All experimental protocols and animal work were approved by the Animal Use and Care Committee of the National Veterinary Research Institute (NVRI) Vom, Plateau State, Nigeria with the certification ID: NVRI AEC REF No: ACE/02/88/20. All experiments were conducted under strict adherence to the principle of laboratory animal care.
The study was conducted at the central abattoirs of Katsina (latitudes 11˚08ˡN and 13˚22ˡN and longitude 6˚52ˡE and 9˚20ˡE) and Kano (latitude 12˚40ˡN and 10˚31ˡN and longitude 7˚40ˡE and 9˚30ˡE) states located in the Northwestern region of Nigeria. The climate of the two study areas is composed of two major seasons, the dry and wet seasons. The wet season starts from May to ends in September or early October. While the dry season begins in October and ends in April or early May. The mean annual rainfall is about 690mm while the mean annual temperature ranges between a maximum of 330C and a minimum of 190C. The vegetation is mainly savanna; climatically define as Sudan savanna, which is characterized by the presence of scattered trees and shrubs in open grassland (Wakawa et al., 2016). The choice of Katsina and Kano States in the Northwestern region was based on (1) the presence of camel international markets in these two states and (2) both states are the major trans-Sahara animal trade routes to Nigeria.
Sample size determination
The sample size was determined based on the prevalence of 27% (Enwezor and Anthony, 2005) with a 95% confidence level and 5% precision as recommended by Thrusfield (1995). A total of 600 camels (Camelus dromedarius) were examined in this survey with 300 camels sampled from each of the two selected states, also exactly 150 each examined during the dry and wet seasons respectively.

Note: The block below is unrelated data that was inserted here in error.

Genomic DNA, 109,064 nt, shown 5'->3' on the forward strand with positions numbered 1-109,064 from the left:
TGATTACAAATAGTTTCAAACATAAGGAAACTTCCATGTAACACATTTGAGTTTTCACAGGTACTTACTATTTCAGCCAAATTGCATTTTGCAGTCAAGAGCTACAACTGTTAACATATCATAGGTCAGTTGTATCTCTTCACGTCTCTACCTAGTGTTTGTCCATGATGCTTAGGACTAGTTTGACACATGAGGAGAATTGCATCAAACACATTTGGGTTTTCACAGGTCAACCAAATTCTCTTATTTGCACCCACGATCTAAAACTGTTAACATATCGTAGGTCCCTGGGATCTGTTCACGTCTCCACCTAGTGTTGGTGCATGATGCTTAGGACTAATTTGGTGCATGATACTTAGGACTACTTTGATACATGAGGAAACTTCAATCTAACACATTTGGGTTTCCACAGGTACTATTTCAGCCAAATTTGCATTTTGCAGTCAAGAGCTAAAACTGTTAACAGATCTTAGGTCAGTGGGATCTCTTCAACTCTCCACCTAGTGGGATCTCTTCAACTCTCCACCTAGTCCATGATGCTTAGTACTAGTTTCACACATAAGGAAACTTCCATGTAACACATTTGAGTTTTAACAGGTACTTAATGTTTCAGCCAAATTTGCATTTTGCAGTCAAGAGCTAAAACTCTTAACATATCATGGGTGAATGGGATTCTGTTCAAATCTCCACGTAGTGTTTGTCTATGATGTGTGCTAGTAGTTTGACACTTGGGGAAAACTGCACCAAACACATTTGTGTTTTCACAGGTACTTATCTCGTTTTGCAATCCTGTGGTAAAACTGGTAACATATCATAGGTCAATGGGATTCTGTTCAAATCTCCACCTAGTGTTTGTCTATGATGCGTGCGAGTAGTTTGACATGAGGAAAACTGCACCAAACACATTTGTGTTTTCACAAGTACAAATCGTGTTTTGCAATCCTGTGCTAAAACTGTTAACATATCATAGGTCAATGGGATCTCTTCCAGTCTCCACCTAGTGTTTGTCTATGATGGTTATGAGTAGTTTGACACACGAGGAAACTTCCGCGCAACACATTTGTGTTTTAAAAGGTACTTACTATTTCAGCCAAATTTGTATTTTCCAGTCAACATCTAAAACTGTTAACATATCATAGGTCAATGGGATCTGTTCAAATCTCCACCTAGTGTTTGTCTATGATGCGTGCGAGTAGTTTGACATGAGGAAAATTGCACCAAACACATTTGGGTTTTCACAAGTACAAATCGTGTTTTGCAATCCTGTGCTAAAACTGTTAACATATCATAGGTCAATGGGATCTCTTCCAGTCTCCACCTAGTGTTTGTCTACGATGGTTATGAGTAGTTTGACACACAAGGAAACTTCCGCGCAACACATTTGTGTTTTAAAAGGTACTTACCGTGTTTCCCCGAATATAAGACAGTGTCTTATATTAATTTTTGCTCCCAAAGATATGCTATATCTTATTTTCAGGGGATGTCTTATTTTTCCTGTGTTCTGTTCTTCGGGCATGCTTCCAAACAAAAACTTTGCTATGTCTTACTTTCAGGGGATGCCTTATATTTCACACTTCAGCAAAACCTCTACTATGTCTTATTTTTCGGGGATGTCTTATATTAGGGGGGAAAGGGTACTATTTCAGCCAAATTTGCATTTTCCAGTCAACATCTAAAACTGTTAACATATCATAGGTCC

This study was conducted on apparently healthy camels brought for slaughter in the main abattoirs in Kano and Katsina cities, Northwestern Nigeria. Within the two states, specific abattoirs were chosen purposively where a high number of camels are largely slaughter for human consumption and also transported to other locations within Nigeria. On every sampling day, apparently healthy camel (n = 600) was selected from the population across the abattoirs and seasons, with the total number of 135male and 165female in Kano state and 103male and 197female in Katsina state being sampled. The camels were examined before slaughter to determine their ages according to their dentition as described by Johnson, (2003). Furthermore, the camels were categorized into; good, fair or poor based on the body conditions score according to Salah (2016).
Blood samples from camels were collected by jugular venipuncture for laboratory diagnosis. About 3ml of blood from each camel were collected into plain tubes and then kept under room temperature (25˚C) until visible cloth retraction was seen. The clothed samples were then centrifuged at 1500rpm for 5min, and the serum was aliquotted and stored at -80˚C until serological analysis was performed. Four (4) ml of blood was placed into a tube containing anticoagulants for parasitological and molecular analysis. In the field the blood samples were kept in a cold box packed with ice and immediately transported to the Parasitology laboratory of the National Veterinary Research Institute (NVRI), Vom, Plateau State, Nigeria where they were preserved at -80˚C till further analysis.